Thursday, July 18, 2019

Missive from a Working Motorcycle, 1917

A woman who rides a motorcycle is in tune with the universe, a candidate for high adventure.
~Celestine Sibley

When I was thinking about what to write for Donna for the Summer Poem Swap, I knew I'd write something that rhymed, and I wanted to write about motorcycles since she is a dedicated rider. I don't know anything about motorcycles, though, so I looked into them and discovered that Doug Domokos (aka The Wheelie King) had a record for doing a wheelie for 145 miles. Which is mindblowing, but didn't turn itself into a poem (wouldn't that be a fun concrete poem?!).

I kept going and read about despatch riders, motorcyclists who volunteered in World War I to bring messages from the military units to headquarters (and vice versa). That caught my attention and the next thing I knew, I was talking about pigeons:

Missive from a Working Motorcycle, 1917
by Tabatha Yeatts
for Donna

My wheels in mud don't trouble me,
Nor driving dark so no one sees,
Nor endless work, nor blood and dirt–
I say with all due modesty,
My motto is semper gutsy.

Ferrying wounded I prefer,
Or bringing leaders vital word
Or munitions for special missions...
Instead I have this task absurd–
My side is loaded down with birds.

My poor seat is feather-adorned,
Coos wake me in the early morn,
The scat I wear– too much to bear–
Still the communiqués they carry
Make me a noble aviary.

The Royal Engineers Signals Service on the Western Front, 1914-1918
photo by David McLellan

More pigeon photos from World War One, just because they were such amazing creatures:

Pigeon at the front

A message-carrying pigeon being released from a port-hole in the side of a British tank, near Albert, France.
photo by David McLellan

The Royal Navy on the Home Front, 1914-1918
Pilot releasing a homing pigeon from a British seaplane
photo by Royal Navy official photographer


The most famous homing pigeon from World War I was Cher Ami, who saved nearly two hundred lives despite being severely injured.

Carol's Corner has the Poetry Friday round-up. Thanks, Carol!


KatApel - said...

That would seem to be the obvious (and perfect!) combination for Donna. Well done, you. Love how you fossicked around and found so many facts to weave into your poem. (That is so you!) A lovely connection with LindaM's post today, too.

Mary Lee said...

LOVE this! You are a master of creating just the right poem -- form and topic -- tor your recipients! And your word choice...stunning.

Irene Latham said...

Semper gutsy! :) :) :) Great perspective, Tab, and yes I am thinking of Donna too. xo

Carol said...

Wow, Tabatha. What a wealth of knowledge you have unearthed in creating this oh-so-perfect poem for Donna. I don't think I knew anything about motorcyclists carrying the pigeons during WWI. So cool! Then tor turn that information into not only a poem, but a rhyming poem, holy cow! And I love the photographs you've chosen.

Carol Varsalona said...

Tabatha, who knew that motorcyclists were vital during wartime. Thanks for unearthing such information and being creative with inserting fact into your poetry. Donna must be so happy with your poetry swap. I may use the photos with teachers who are interested in world war units of study. I also wrote for Donna as you know but my focus was on our involvement with Spiritual Journey first Thursday.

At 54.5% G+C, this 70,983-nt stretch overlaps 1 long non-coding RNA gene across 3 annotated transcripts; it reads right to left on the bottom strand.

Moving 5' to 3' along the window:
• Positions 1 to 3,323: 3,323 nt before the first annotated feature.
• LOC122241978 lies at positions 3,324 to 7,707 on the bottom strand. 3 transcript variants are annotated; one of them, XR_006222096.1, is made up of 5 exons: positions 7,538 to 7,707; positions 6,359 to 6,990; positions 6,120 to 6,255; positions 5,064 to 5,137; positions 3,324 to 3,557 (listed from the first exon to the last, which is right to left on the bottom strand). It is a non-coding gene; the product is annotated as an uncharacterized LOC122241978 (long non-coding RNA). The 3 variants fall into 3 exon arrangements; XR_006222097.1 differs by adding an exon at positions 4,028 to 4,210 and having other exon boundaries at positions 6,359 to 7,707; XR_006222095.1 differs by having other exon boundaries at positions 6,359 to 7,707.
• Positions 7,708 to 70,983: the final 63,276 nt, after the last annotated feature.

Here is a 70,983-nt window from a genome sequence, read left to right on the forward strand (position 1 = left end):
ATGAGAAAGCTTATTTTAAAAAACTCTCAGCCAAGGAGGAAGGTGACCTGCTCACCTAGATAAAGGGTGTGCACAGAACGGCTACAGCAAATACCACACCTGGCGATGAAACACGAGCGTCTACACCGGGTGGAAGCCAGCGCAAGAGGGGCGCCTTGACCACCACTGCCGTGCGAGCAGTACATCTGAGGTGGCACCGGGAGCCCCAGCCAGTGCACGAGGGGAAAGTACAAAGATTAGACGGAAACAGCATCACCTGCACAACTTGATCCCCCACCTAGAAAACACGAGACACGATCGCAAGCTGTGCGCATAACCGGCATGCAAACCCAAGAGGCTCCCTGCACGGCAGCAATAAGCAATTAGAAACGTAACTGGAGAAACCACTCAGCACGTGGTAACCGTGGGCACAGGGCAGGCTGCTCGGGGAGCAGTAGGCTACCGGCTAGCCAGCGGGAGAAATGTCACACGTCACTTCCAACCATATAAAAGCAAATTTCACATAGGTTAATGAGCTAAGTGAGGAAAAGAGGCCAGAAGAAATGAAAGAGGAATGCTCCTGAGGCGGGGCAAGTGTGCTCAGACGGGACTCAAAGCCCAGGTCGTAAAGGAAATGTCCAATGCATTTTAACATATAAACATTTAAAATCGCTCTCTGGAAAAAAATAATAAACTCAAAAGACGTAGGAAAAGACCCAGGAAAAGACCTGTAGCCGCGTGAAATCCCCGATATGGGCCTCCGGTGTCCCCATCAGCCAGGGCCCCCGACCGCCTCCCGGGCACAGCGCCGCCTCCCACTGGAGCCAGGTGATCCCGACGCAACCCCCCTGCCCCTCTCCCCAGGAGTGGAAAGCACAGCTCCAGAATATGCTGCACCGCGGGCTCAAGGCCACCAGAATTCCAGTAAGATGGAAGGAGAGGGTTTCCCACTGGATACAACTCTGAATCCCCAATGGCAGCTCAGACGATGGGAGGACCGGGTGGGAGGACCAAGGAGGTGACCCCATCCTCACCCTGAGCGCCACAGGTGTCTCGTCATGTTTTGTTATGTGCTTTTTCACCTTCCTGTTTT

Linda B said...

Love that 'noble aviary', Tabatha. The Museum of Contemporary Art, where my daughter works, had an art installation on their roof that was carrier pigeons. Yes. they.did. People could check out a pigeon, take it home, then release it to fly a message back. It was fun & amazing to see that they knew just where to go. The prep, of course, was to teach them their destination. I think I've read about these pigeons helping though not connected to motorcycles. I imagine Donna loved your poem and connection to her.

Michelle Kogan said...

Such a great story you've woven with your poem and pics together! I liked how you moved from Donna's motorcycle interest to cyclists in WW1, to "My poor seat is feather-adorned," and then the fascinating homing pigeons. Great all around, thanks Tabatha!

Linda Mitchell said...

Wow! This topic and the photos and the poem are so cool! I love how you "homed in" on Donna's passion and made sure to find some motorcycle history. Semper gutsy! Sounds like Donna to me.

Kay said...

Wow! I didn't know about the role of motorcycles or pigeons in World War I. You crafted the perfect poem for Donna, too.

Molly Hogan said...

This is fabulous, Tabatha! I loved reading about how you wove all the strands together to create this rich, delightful poem. Wow! I'm pretty much bowled over, and I imagine Donna was as well. "Semper gutsy"--love it!!

Catherine Flynn said...

Tabatha, I love the way you began with a topic near and dear to Donna's heart, then delved into the fascinating history of dispatch riders. Thank you for sharing!

Margaret Simon said...

Your poem is delightful. Is there a picture book about these pigeons used in the war? If not, you should write one. Your rhymes are wonderful. Such a great gift for Donna.

Michelle Heidenrich Barnes said...

Your poem sure took you on a wild ride, Tabatha! It's perfect for Donna. :D And then you made me all verklempt thinking about the poem I wrote for Cher Ami. We should start a WWI pigeon poetry club!

Cheriee Weichel said...

Tabatha, I loved your poem and I loved reading about the research process. Donna is very lucky. We are all very lucky. I'm impressed and inspired by how you managed to incorporate so much information in verse.

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